Addressing the impacts of privilege and also bias allows educators to be mindful in decision-making about how staff and students have access to certain resources and experiences so we do not perpetuate inequity or unequal outcomes.
An excerpt from Equity Procedure 3112 that includes the statements of bias and privilege:
“We believe that it is unacceptable for opportunity gaps to continue to exist because of historic and current forms of oppression. Camas School District values diversity in our student body, our staff, and our community.”
“We are committed to facilitating the learning and implementation of the following core practices:
- I will identify and disrupt my biases and own my privilege;
- I know my culture/race/ethnicity and its relationship to and impact on others;
- I will disrupt deficit oriented language and/or practices toward other persons, groups, etc;
- I will manage the dynamics of difference;
- I am proactively learning from, about, and with the communities I serve;
- I will embrace and leverage the unique differences each learner brings to educate and empower them;
- I will dismantle practices, and policies that perpetuate oppression;
- I will design experiences and spaces that promote unbounded growth and outcomes for each student.”
“Not everything that is faced can be changed, but nothing can be changed until it is faced.”
– Renowned American novelist, playwright, essayist, poet, and activist James Baldwin.
Changing the disproportionate outcomes for our students includes facing potential barriers to student success including the role that privilege and bias can play in those outcomes. Our working definition of bias focuses primarily on implicit bias:
Implicit Bias: Also known as unconscious or hidden bias, implicit biases are negative associations that people unknowingly hold. They are expressed automatically, without conscious awareness. Many studies have indicated that implicit biases affect individuals’ attitudes and actions, thus creating real-world implications, even though individuals may not even be aware that those biases exist within themselves.
We recognize that each individual regardless of race, gender, service needs, status or creed has a measure of privilege and bias. We also acknowledge that speaking about the privilege of one group does not diminish their experiences if they came with challenges or hardships. One definition of privilege is:
Privilege: Systemic favoring, enriching, valuing, validating, and including of certain social identities over others. Individuals cannot “opt-out” of systems of privilege; rather these systems are inherent to the society in which we live.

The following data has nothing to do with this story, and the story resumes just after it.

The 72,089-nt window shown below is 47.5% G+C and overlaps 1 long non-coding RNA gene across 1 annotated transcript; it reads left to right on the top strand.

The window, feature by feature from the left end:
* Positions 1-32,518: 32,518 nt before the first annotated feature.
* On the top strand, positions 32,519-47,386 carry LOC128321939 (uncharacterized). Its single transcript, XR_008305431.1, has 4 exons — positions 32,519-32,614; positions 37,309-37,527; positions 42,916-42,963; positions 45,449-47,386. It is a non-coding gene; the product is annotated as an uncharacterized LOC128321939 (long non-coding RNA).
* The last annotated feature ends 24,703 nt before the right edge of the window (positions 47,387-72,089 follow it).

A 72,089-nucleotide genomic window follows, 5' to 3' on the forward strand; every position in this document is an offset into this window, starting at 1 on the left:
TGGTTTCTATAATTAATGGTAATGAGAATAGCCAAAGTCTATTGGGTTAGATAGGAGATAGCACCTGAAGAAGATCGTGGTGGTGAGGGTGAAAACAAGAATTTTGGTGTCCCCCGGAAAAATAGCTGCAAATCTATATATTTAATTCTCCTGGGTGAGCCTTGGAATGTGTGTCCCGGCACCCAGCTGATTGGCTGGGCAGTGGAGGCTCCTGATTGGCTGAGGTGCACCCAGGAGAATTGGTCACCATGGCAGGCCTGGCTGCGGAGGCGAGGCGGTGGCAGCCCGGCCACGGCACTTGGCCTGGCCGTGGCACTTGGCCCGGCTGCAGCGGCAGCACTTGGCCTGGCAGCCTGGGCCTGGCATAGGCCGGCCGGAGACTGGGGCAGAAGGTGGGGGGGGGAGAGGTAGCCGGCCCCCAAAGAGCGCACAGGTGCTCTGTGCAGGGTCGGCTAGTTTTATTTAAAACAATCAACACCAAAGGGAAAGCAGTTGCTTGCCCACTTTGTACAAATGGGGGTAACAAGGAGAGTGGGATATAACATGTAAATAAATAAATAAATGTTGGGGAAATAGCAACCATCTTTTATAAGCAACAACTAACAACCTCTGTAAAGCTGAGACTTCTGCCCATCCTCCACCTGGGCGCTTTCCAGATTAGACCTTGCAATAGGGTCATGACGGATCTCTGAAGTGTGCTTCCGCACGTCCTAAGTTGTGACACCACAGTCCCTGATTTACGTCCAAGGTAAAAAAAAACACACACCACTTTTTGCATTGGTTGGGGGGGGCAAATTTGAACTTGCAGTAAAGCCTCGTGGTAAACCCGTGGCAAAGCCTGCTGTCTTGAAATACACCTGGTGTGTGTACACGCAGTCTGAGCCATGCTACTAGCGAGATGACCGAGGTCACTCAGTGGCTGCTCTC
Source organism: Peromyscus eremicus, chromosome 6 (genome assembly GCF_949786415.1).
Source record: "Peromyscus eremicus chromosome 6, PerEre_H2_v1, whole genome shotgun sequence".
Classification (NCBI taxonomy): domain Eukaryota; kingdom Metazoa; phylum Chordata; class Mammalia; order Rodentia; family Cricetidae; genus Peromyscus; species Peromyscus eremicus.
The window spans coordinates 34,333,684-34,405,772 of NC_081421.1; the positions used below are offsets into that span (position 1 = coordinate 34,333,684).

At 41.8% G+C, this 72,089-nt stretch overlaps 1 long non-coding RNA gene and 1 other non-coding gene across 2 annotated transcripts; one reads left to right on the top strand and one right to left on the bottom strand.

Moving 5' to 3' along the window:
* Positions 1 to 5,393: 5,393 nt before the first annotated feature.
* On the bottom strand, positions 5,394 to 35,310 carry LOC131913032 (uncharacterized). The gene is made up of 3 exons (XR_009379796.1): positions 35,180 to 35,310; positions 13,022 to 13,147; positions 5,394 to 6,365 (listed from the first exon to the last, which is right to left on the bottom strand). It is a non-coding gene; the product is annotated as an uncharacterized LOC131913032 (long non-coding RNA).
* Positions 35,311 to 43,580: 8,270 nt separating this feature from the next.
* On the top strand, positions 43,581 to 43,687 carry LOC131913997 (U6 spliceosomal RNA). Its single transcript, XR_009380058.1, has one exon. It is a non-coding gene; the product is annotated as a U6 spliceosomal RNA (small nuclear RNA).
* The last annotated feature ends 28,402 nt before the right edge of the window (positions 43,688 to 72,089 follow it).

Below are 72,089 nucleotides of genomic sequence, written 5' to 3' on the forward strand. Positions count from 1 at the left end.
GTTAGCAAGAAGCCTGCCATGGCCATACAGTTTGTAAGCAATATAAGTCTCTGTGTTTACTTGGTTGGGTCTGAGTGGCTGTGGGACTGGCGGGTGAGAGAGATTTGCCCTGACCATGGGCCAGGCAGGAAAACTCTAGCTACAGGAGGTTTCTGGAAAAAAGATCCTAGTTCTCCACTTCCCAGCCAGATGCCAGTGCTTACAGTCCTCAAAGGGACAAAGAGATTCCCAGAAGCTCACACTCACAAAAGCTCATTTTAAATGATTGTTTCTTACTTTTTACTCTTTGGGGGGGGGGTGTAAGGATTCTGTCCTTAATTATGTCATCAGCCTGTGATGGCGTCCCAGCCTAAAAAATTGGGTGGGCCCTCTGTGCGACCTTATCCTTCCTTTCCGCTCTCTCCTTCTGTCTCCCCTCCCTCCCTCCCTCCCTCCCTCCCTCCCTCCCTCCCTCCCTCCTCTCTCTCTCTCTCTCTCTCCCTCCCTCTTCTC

The CSD Community Equity Forum website had the language “Our staff is learning to educate through the lens of Critical Race Theory, which acknowledges that race is socially constructed and has real, tangible effects on people.” Why was this language removed?
After hearing from some stakeholders who are concerned with Critical Race Theory (CRT) and because it is not central content in our trainings, we thought it best to remove the language.
The Community Equity website was built in collaboration with community partners from various backgrounds and educational experiences. As the site was being developed in fall 2019, some participants noticed a parallel between the outcomes we experience here in Camas and the findings described in CRT. Specifically, our data show our students experience academic disparity, disproportionate discipline, graduation, and attendance outcomes based on race, ability, and socioeconomic status.
CRT is not a “curriculum” or a “course” in our schools. We will continue to address issues of inequity based on our unrelenting commitment to better outcomes for each and every student in our system
Can the CSD School Board make the decision on whether students/staff/visitors need to wear masks at school?
At this time, it is not a local school board decision, and the following requirement comes from the current requirements from the Washington State Department of Health (DOH): K-12 COVID-19 Requirements for Summer 2021 and the 2021-2022 School Year
It requires the following for indoor spaces:
All students, school personnel, volunteers, and visitors must wear cloth face coverings or an acceptable alternative (e.g., surgical mask) at school when indoors.
What role does the CDC play in determining what happens in Washington schools?
Once the CDC issues updated or new guidance, the Washington State Department of Health (DOH) reviews the information and will then officially adopt some or all of the federal CDC guidance. Ultimately, the Washington State DOH determines the requirements for all public school districts in the State of Washington.
Will there be adjustments to these requirements before school starts?
The Washington State Department of Health (DOH) recognizes the need for advance planning even as the science of COVID-19 evolves. The DOH will periodically update this guidance to reflect currently accepted safety guidance. It is likely safety guidance will be updated over the summer prior to the start of the school year. Further, the DOH will continue to work with the Office of Superintendent of Public Instruction (OSPI) to ensure districts, schools, and families have timely access to updated K-12 School 2021-2022 Guidance.